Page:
How AFAC Is Combating Food Insecurity In Arlington

How AFAC Is Combating Food Insecurity In Arlington

In Arlington County there are 30,000 people living on less than $42,690 a year. This figure is a mere 30 percent of the Average Median Income (AMI) for a household in Arlington. This group makes up 10 percent of Arlington’s population and, as cost of living continues to surge in Arlington, the number of people living below the extreme poverty line only expects to grow. Those living in extreme poverty in Arlington struggle to find affordable housing, food, and childcare. Arlington County non-profits like the Arlington Food Assistance Center (AFAC) work tirelessly to provide basic necessities to people in need. AFAC specializes in providing food for low income families and individuals.

“Three years ago we served 108,000 [visits for food] in 2022. Last year in 2023 that number went up to 141,000. Right now, we have already served close to 138,000 and we still have three more months left to go. So by the end of this year we will serve 180,000 families,” AFAC CEO Charles Meng said.

Many factors contribute to the growing rate of food insecurity, but the main reason Meng argues is food prices continue to increase, while the people in need of food their wages are not growing at the same rate.

“You know when you are looking at a family who’s making under $40,000 a year. Many of these families are taking a 20-30 percent drop in the value of their dollar … They don’t get regular cost of living increases every year like other people do. So it’s going to take not just one year to come back, but two, three or four years to come back. So we’re looking at the potential of serving record numbers of people for three years,” Meng said.

As AFAC’s numbers continue to grow they have to raise more money and find more food donations. They receive no funding from the federal or state level and this year only seven percent of their total budget will be funded by Arlington County.

“Our total budget for the year is $10 million. We get $706,000 from the county. We need to raise the rest of the money and find 1.5 million pounds valued at another $2.5 million. We also have to raise $5 million in cash. Along with the 2200 volunteers who give us 45,000 hours of volunteer time. The most volunteer time of any organization in Arlington which is also valued at another $2.5 million,” Meng said.

Getting involved at AFAC is particularly easy. Through their website you can fill out an application, and receive access to their calendar. From there you can see volunteer opportunities in the food distribution centers, as food delivery drivers and warehouse workers. Giving back to your community is a civic duty and AFAC relies on volunteers for food collection and distribution.

“Well it’s the simplest way to give back to our community. Volunteering is a responsibility, I think particularly in wealthier communities like ours, to help others in our community who are in need … Every volunteer is contributing to the welfare of the lowest income folks. And I think that is an obligation for all of us, as human beings, to give back and to make this world a little bit better,” Meng said.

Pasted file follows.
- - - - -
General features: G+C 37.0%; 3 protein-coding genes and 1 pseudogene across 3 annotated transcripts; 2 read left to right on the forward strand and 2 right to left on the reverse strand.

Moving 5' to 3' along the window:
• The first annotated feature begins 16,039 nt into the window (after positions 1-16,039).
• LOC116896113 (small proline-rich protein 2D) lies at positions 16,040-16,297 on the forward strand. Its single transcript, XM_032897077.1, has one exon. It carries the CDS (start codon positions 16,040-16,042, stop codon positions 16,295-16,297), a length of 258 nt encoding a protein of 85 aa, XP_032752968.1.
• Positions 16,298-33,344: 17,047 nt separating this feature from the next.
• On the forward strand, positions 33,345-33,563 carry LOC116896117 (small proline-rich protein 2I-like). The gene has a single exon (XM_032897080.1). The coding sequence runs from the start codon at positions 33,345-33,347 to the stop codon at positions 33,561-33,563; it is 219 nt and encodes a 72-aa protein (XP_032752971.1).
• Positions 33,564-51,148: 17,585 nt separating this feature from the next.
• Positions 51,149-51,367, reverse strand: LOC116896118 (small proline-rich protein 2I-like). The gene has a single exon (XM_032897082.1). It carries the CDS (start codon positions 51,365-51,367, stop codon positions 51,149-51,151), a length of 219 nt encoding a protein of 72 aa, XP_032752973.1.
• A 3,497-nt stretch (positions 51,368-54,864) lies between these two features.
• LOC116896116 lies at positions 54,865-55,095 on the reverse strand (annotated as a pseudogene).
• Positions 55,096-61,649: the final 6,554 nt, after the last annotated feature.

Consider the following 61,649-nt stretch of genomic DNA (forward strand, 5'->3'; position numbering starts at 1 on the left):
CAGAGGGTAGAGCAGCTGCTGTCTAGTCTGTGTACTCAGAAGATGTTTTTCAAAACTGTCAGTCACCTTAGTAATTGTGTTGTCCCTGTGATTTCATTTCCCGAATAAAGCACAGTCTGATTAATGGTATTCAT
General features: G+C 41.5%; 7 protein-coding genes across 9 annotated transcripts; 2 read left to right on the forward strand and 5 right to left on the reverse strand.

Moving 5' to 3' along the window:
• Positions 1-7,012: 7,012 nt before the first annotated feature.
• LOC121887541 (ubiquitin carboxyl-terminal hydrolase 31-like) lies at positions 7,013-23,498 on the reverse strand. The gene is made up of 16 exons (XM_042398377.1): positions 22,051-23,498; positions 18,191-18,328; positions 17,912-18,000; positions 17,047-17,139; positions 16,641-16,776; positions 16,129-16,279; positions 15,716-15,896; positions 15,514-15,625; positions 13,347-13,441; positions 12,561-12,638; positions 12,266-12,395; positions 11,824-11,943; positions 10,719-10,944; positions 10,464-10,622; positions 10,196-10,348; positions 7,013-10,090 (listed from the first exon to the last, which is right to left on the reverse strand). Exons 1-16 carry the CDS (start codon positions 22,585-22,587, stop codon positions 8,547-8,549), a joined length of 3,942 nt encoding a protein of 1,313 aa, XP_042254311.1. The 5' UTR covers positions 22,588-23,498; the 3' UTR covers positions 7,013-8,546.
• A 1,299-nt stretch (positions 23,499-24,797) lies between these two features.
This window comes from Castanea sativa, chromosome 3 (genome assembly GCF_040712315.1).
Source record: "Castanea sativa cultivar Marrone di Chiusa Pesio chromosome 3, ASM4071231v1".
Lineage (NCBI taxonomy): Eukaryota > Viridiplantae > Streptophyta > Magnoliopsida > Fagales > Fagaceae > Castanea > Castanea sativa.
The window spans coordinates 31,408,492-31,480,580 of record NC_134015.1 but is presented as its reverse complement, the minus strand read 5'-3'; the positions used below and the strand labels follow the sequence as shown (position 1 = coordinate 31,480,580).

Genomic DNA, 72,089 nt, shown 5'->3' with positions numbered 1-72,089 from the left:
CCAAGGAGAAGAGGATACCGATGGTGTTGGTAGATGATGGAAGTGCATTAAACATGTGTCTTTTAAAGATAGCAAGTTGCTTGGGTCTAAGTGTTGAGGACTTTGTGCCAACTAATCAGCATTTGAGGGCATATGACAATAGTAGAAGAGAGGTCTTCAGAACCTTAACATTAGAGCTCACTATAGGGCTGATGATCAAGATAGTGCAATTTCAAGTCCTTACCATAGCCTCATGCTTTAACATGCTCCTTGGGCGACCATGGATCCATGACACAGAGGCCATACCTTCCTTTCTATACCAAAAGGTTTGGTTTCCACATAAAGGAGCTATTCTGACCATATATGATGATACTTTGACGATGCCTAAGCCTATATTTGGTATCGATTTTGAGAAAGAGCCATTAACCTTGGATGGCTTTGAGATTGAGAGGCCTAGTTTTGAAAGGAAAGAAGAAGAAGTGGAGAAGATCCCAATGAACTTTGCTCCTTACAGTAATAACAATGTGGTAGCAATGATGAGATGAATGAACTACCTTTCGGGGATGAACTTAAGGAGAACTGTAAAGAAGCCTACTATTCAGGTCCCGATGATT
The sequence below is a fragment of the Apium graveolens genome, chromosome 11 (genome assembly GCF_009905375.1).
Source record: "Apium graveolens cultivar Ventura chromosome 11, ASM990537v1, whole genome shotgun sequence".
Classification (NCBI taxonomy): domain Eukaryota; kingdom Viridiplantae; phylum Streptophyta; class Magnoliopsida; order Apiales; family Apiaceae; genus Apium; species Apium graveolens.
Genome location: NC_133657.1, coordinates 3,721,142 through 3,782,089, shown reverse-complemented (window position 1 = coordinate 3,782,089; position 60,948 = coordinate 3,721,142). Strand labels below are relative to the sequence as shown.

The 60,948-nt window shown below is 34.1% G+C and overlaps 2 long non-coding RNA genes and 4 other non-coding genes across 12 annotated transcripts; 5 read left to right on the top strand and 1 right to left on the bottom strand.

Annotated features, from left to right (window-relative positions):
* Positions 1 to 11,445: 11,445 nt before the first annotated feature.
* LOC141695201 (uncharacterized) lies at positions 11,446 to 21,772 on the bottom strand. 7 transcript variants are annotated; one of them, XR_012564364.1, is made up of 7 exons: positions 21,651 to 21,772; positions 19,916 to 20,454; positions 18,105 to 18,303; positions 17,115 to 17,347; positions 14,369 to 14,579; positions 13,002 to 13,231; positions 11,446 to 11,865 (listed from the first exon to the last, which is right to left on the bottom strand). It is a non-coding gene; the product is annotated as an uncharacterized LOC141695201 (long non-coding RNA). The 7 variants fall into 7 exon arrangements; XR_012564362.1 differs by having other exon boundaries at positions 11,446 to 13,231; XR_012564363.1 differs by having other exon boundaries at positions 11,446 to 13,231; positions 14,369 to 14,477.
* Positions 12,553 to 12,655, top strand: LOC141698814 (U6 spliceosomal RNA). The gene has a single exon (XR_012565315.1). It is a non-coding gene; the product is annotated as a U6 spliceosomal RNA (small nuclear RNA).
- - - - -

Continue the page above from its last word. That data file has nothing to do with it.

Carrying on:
Despite the seemingly large number of volunteers, AFAC still struggles to find volunteers at certain times. Especially since there are many non-english speakers that receive food from AFAC’s distribution centers.

“I love to have volunteers who are available during the daytime shift and can speak Spanish. Also we could use some volunteers that are younger to do the warehouse tasks, because, although I love my retired volunteers, they are not always up to carrying 50-pound-bags of rice,” AFAC Director of Volunteer Services Danielle Rampton said.

AFAC runs many programs and days meant for teenagers to get more involved in the community.

“We have set aside times just for teenagers, like spring and winter breaks. We’ll put aside those times and say, this is an afternoon dedicated to highschoolers,” Rampton said.

AFAC has become increasingly important in the Arlington community when it comes to providing meals for the food insecure. The elderly in Arlington continue to struggle as medicine prices continue to rise, and they are forced to decide between medicine and food.

“The elderly we serve has doubled over the last year… [it] has gone from 536 to 1100 families,” Meng said

AFAC also provides food for many families who may not be eligible for government provided food stamps due to their immigration status (food stamps require a Green Card) and works to bridge the food gap for those people while they work to establish residency. AFAC’s referral system makes it simple to get food from a distribution center. Referrals are available at the Department of Human Services in Arlington or they can be given by other non-profit organizations.

“Our criteria is pretty simple. We don’t ask immigration status, we don’t actually even know immigration status. So it makes it very easy for us to say yes, all we need to see is your photo ID and proof that you live in Arlington,” Rampton said.

At the end of day, AFAC’s goal is to feed the people in Arlington who need it the most– a not-so-simple task– due to the growing number of food-insecure Arlingtonians.

“AFAC’s mission is to feed individuals in need. It is not to make a profit. It says right in our name: we are a non-profit … My main priority is to make sure there is not a waiting list for our services. That we do serve anyone who comes through our doors for food.” Meng said

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